We see this in the passion that Elijah had for God, and the understanding of the great holiness of their Lord that shines through the visions of Isaiah and Ezekiel. All the prophets stress the need to follow the laws of God, but not the legalistic nightmare of prohibitions and demands that the Jewish religion seemed to be becoming, but rather as a way of understanding God’s will, and thus finding the way to true holiness of life.

The second thing that was held in common was that the prophets all had a firm grasp of the situation and the needs of the people around them. They rebuked the religious people for their compromise and insistence on the minutiae of the Torah, while ignoring the needs of the poor and vulnerable. The prophets had a passion for justice, angered by the oppression that they saw going on around them and they spoke up, condemning the complacency that they saw everywhere they looked.

And of course, this meant that every Old Testament prophet, whoever he was, spoke a message that was unwelcome to those who heard, but carried on regardless of what this would mean. Almost all the prophets in the Old Testament were either ignored, or positively persecuted because of what they were saying: some met with indifference, others with persecution and the threat of death. A prophet’s lot was never a happy one and the reason for this was their message. They pulled no punches, they didn’t dress up what they had to say in pretty pictures. No, they went in, straight for the jugular ~ and that made people very uncomfortable!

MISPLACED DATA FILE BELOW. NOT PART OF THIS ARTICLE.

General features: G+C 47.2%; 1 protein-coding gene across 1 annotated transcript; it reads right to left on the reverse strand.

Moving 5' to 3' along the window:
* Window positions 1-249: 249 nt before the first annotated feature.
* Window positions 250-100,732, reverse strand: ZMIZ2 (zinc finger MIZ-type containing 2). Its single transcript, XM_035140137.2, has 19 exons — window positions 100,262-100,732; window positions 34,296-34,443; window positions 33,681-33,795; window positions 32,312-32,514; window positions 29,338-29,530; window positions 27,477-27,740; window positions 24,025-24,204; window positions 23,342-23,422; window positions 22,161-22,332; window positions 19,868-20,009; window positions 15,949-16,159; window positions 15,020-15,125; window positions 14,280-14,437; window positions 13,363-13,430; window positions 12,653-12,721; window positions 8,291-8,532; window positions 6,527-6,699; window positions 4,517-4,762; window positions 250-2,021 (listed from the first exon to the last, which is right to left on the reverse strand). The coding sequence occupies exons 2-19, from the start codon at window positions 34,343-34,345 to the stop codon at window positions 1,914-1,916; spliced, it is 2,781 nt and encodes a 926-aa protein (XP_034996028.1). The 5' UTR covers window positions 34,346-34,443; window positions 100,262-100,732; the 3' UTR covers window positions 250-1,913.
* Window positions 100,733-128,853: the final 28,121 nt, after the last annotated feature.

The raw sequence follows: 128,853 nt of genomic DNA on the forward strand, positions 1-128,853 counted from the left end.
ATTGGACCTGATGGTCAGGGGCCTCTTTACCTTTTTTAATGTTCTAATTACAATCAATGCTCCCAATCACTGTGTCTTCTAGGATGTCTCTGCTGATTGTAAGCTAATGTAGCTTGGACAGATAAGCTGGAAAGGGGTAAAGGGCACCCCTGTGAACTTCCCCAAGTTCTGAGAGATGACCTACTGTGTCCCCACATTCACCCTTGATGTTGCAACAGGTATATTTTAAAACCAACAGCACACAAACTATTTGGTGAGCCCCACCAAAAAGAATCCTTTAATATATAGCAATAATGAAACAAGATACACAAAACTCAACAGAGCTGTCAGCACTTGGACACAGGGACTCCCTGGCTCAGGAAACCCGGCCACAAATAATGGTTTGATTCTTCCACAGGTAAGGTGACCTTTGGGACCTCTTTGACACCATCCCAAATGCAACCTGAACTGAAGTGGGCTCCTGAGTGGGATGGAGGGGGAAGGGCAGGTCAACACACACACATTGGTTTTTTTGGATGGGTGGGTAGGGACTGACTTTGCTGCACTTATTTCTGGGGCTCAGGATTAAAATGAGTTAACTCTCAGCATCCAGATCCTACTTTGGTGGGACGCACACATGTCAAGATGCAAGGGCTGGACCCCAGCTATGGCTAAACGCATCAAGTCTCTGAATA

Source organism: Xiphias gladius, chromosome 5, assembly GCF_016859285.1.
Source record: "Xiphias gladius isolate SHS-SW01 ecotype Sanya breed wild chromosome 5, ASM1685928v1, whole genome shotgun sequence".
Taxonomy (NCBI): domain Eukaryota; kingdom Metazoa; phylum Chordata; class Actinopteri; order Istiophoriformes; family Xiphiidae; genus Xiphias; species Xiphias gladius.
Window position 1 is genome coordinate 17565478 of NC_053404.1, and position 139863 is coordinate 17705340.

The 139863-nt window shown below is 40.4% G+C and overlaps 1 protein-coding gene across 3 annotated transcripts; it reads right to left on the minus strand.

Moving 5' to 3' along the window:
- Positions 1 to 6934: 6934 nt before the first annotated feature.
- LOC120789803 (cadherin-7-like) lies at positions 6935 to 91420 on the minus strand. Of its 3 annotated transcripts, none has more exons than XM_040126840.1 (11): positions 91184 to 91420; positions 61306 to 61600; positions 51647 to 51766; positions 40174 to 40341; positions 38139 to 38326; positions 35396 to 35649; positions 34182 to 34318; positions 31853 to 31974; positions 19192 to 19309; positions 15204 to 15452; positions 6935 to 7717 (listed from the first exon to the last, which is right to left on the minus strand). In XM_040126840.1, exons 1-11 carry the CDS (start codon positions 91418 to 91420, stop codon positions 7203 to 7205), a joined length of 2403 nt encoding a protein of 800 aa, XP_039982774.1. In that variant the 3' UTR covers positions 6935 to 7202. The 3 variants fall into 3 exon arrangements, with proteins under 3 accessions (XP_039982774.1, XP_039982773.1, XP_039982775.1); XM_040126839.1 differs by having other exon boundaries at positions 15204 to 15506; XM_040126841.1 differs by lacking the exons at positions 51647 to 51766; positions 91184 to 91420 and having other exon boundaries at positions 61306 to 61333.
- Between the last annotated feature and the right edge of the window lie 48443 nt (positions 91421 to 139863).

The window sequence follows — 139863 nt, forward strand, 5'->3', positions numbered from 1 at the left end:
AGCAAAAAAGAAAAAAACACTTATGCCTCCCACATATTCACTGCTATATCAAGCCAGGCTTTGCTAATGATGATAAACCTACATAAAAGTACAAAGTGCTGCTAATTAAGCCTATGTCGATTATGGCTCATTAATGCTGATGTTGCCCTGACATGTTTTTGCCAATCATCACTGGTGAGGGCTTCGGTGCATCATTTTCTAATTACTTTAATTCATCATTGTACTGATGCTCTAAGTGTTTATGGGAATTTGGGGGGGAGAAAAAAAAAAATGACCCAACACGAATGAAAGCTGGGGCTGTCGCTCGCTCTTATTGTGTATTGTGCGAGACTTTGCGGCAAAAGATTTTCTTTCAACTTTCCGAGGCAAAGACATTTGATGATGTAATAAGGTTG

Now those of you who are eagle eared (does such an expression exist? ) and on the ball, may have noticed that I didn’t mention the reading from Philippians when I spoke about how the readings appointed for today in the Lectionary all refer to the Prophets. Because it doesn’t. And yet, in a way it does. Because, as I said earlier, a prophet is someone who speaks God’s word: someone who, in deciding to follow Christ, has taken on the task of speaking up for the poor and oppressed in their society, who has taken on the task of reflecting the love that God has for this world. The writer of Philippians speaks of growing in love, of growing in wisdom, of fulfilling God’s purpose in ourselves. We are called to be prophets.